Volume 19 Number 89
                       Produced: Wed Jun  7 10:09:47 1995

Subjects Discussed In This Issue: 

Betrothal of Minors
         [Eliyahu Teitz]
Child brides
         [Jack Stroh]
Dealing with fathers who marry off their young daughters
         [Issie Scarowsky]
Kedoshim Tihyu
         [Micha Berger]
Marrying Minor Daughters
         [Eli Turkel]
Marrying off Minor Daughter
Minors and Emotions
         [Zvi Weiss]
The Husband is Psychotic
         [Akiva Miller]


From: <EDTeitz@...> (Eliyahu Teitz)
Date: Tue, 6 Jun 1995 13:45:47 -0400
Subject: Betrothal of Minors

The following are general comments on some of the suggestions of the
past two weeks:

Any suggestion that relies on broad acceptance by rabbinic authorities,
in my opinion, is doomed to failure.  See this past week's NY Jewish
News, which quoted 'a noted Boro Park rabbinic authority, who chooses to
remain anonymous'.  Any posek who remains anonymous is not worth his
opinion.  More troubling than that though was his opinion ( which I am
sure will be followed by many others ) that the whole issue is being
blown out of proportion.  He feels that the Beit Din certainly rigged
the marriage so that it is not halachically valid.

There are a few problems with this line of thought.  First, there is no
need for a Beit Din to be involved in the performance of these
marriages.  Second, even if the Beit Din did rig the marriage, unless
they come forward and make this claim ( and bring proof to back
themselves up ) the father is still believed that his daughter is
legally married.  I wonder if this same posek, based on his belief,
would allow his own son to marry the girl in question.  If not, then his
claim is worthless.  And even if he allows it, I would warn my children
not to marry any issue of that marriage for they are safek mamzerim, if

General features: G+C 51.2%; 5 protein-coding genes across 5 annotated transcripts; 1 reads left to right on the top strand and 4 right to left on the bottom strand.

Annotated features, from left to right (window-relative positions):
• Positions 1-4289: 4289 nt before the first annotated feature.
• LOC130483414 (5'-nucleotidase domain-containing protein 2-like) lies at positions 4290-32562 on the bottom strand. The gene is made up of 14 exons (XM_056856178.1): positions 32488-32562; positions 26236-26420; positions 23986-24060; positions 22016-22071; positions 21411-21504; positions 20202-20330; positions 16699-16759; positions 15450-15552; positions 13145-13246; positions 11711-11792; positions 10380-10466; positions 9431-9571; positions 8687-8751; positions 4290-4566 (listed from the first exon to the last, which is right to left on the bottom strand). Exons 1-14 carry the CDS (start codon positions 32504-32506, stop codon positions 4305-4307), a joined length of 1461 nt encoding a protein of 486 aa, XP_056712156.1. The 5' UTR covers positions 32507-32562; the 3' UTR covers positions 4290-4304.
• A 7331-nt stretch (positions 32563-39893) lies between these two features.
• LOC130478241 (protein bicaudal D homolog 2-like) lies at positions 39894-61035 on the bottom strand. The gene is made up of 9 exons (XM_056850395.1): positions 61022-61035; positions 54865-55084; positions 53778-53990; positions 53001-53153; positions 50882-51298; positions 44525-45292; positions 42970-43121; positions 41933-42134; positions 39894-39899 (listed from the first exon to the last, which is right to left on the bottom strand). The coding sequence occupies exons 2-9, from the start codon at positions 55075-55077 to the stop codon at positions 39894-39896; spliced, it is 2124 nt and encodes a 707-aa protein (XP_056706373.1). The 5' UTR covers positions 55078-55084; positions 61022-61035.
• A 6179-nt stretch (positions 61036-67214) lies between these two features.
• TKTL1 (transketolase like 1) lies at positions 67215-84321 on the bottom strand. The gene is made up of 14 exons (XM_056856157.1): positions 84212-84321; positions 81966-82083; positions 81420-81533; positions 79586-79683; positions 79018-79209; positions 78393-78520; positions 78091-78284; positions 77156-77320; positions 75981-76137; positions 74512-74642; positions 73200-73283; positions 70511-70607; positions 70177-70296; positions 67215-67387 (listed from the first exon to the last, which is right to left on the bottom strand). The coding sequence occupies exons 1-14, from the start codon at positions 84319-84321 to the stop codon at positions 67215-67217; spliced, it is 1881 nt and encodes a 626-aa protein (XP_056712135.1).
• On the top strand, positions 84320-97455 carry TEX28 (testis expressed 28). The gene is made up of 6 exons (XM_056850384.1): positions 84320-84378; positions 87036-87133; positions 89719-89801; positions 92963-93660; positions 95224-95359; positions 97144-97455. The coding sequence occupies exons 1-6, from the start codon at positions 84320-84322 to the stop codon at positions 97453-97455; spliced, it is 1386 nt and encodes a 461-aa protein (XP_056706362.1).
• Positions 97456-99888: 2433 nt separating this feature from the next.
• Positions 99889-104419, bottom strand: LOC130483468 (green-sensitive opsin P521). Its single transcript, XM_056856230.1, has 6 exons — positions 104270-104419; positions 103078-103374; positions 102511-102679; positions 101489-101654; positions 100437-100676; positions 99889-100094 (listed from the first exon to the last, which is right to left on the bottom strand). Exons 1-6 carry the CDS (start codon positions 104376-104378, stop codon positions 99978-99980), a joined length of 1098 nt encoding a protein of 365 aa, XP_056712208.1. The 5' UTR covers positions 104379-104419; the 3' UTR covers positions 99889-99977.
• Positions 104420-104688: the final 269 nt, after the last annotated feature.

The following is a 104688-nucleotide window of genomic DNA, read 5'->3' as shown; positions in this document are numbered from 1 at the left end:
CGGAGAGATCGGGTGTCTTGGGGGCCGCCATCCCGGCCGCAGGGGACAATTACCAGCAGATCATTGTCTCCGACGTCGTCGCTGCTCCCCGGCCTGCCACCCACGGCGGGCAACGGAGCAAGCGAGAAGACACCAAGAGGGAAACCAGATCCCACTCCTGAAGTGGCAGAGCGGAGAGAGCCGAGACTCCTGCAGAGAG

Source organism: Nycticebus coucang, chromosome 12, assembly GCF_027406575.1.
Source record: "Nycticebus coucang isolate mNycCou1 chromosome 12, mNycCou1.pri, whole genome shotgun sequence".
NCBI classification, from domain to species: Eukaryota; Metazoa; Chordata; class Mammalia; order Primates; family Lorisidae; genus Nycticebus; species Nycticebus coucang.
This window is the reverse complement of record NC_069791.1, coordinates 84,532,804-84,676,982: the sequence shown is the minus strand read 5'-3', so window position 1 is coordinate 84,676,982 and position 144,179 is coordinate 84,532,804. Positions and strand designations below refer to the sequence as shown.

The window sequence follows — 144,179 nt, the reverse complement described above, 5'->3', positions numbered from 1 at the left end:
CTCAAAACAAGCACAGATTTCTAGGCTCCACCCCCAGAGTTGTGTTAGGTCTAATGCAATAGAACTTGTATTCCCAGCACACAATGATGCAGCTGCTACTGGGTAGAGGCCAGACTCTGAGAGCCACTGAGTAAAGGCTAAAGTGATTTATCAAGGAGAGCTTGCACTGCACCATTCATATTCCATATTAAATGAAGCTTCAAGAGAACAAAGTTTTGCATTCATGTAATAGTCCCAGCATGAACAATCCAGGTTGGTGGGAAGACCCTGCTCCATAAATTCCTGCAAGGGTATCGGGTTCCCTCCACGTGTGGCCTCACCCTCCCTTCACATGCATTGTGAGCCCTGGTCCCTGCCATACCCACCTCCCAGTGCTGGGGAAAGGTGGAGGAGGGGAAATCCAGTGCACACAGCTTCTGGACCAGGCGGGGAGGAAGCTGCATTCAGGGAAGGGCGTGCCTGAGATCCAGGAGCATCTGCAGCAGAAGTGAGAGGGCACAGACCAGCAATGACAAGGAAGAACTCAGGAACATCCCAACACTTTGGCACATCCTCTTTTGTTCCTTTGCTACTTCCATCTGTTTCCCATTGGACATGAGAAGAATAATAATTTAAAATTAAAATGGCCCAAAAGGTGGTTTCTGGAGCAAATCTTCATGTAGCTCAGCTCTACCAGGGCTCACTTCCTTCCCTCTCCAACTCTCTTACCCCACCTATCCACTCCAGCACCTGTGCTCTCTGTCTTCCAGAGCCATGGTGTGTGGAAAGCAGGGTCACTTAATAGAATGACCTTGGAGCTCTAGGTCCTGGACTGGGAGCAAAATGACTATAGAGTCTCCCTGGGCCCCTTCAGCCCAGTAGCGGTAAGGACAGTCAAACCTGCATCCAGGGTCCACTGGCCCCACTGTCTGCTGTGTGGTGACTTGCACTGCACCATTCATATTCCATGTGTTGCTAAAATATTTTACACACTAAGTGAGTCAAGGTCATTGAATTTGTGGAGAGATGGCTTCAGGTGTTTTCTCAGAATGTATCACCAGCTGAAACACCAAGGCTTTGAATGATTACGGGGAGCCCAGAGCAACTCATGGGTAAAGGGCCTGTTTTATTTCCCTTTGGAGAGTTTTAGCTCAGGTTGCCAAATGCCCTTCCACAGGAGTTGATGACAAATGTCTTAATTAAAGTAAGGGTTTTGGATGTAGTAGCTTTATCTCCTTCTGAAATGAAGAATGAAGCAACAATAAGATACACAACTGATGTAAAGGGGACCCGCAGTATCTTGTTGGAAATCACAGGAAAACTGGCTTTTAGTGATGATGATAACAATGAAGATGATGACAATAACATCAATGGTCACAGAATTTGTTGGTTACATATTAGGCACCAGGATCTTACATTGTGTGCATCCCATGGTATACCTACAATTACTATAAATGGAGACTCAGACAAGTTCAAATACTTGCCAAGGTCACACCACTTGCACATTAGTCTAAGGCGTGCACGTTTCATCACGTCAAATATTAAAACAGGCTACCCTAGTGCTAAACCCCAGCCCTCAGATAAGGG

not actual mamzerim.

But what the whole line of reasoning shows very clearly is that there
are many rabbonim who do not see this matter as needing any halachic
remedy.  So that basing an answer on widespread halachic support will
not be forthcoming in certain areas, thus dooming the proposed solution.

For this reason, any cherem hakehilla ( community wide ban ), as
suggested by Rabbi J. David Bleich, will similarly not work.

There was an article in the Jewish Press about this matter as well.  I
feel that the author of the article was being very misleading in the
sources that he brought.  First he quoted sources about marriage of a
minor by the mother or brothers, which is totally irrelevant to the
matter at hand.  Then he quoted an Aruch HaShulchan about dina
d'malchuta, an issue that was raised in a posting in this forum.  Even
if the law of the land prohibits marriages of minors, this would only
cause a problem l'chatichilla ( before the fact ) that it would not be
our policy to do such marriages.  However, after the fact, the girl is
still married.  This does not even touch on the entire issue of whether
dina d'malchuta applies in such situations or at all when dealing with
legislatures as opposed to monarchs.

Others wanted to nullify the marriage based on an idea of agency
(shlichut).  This does not work.  The father is not an agent for his
daughter ( minors can not appoint agents ).  Furthermore, there is a
rule concerning agency that an agent can only act in a manner that the
original person can.  For example, if a man made a shaliach to deliver a
get to his wife and then the husband is declared halachically
incompetent, the agent can no longer deliver the get.  There is a
specific halacha that a father may marry off an incompetent daughter, so
this shows that the father is not acting through the power of sh'lichut.

Another possibility raised was that the G'mara states that there is an
issur to marry off one's daughter nowadays, and that Tosfots' leniency
regarding the plight of Jews in galut not being applicable the original
decree should come back into effect.  There is discussion of this in
Otzar HaPoskim ( I do not have the sefer with me for the exact citation)
and the bottom line is that l'halacha, the g'mara is quoted not as an
issur ( prohibition ) but rather as 'We don't do this sort of thing'.
This being the case, it seems that l'halacha the prohibition was not
accepted and therefore the marriage would remain valid.

Finally I would like to raise a possible solution for everyone's
consideration.  If a man, when he marries a woman makes a declaration
that he relinquishes all rights to the woman's property as relates to
inheritance, such a statement is valid ( it is in fact used for second
marriages where there are children from the first marriage, and the wife
wants her property to go to her children and not to her new husband ).
Such a statement is valid even though it is a davar shelo ba l'olam, a
situation that does not presently exist ( the man does not have rights
to the property yet and he is reliquishing his claim prior to having any
such claim ).